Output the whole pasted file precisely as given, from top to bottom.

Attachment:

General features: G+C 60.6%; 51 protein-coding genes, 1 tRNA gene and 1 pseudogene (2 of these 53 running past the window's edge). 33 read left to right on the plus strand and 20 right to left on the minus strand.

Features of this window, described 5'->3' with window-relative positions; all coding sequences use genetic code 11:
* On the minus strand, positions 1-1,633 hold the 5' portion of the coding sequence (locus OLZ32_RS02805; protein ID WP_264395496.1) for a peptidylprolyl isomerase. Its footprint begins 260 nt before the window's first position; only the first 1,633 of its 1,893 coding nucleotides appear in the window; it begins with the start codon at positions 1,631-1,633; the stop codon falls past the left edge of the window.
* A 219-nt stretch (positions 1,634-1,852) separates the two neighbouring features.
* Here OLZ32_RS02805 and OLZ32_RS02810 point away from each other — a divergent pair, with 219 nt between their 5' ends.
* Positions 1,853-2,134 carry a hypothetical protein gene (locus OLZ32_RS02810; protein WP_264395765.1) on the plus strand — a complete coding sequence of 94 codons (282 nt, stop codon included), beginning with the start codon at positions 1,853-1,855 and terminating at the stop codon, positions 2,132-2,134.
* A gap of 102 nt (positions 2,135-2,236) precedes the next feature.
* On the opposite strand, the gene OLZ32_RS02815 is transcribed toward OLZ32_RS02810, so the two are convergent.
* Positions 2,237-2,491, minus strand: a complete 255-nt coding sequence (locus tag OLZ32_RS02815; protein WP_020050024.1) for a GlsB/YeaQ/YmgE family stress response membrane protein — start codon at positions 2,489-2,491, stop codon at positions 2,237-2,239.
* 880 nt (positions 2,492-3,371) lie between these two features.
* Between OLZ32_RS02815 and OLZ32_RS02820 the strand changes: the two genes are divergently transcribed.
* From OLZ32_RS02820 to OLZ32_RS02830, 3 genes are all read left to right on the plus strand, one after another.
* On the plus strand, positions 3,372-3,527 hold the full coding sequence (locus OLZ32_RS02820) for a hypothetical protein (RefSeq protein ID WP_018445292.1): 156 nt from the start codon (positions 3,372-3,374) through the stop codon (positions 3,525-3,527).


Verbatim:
General features: G+C 60.6%; 51 protein-coding genes, 1 tRNA gene and 1 pseudogene (2 of these 53 running past the window's edge). 33 read left to right on the plus strand and 20 right to left on the minus strand.

Features of this window, described 5'->3' with window-relative positions; all coding sequences use genetic code 11:
* On the minus strand, positions 1-1,633 hold the 5' portion of the coding sequence (locus OLZ32_RS02805; protein ID WP_264395496.1) for a peptidylprolyl isomerase. Its footprint begins 260 nt before the window's first position; only the first 1,633 of its 1,893 coding nucleotides appear in the window; it begins with the start codon at positions 1,631-1,633; the stop codon falls past the left edge of the window.
* A 219-nt stretch (positions 1,634-1,852) separates the two neighbouring features.
* Here OLZ32_RS02805 and OLZ32_RS02810 point away from each other — a divergent pair, with 219 nt between their 5' ends.
* Positions 1,853-2,134 carry a hypothetical protein gene (locus OLZ32_RS02810; protein WP_264395765.1) on the plus strand — a complete coding sequence of 94 codons (282 nt, stop codon included), beginning with the start codon at positions 1,853-1,855 and terminating at the stop codon, positions 2,132-2,134.
* A gap of 102 nt (positions 2,135-2,236) precedes the next feature.
* On the opposite strand, the gene OLZ32_RS02815 is transcribed toward OLZ32_RS02810, so the two are convergent.
* Positions 2,237-2,491, minus strand: a complete 255-nt coding sequence (locus tag OLZ32_RS02815; protein WP_020050024.1) for a GlsB/YeaQ/YmgE family stress response membrane protein — start codon at positions 2,489-2,491, stop codon at positions 2,237-2,239.
* 880 nt (positions 2,492-3,371) lie between these two features.
* Between OLZ32_RS02815 and OLZ32_RS02820 the strand changes: the two genes are divergently transcribed.
* From OLZ32_RS02820 to OLZ32_RS02830, 3 genes are all read left to right on the plus strand, one after another.
* On the plus strand, positions 3,372-3,527 hold the full coding sequence (locus OLZ32_RS02820) for a hypothetical protein (RefSeq protein ID WP_018445292.1): 156 nt from the start codon (positions 3,372-3,374) through the stop codon (positions 3,525-3,527).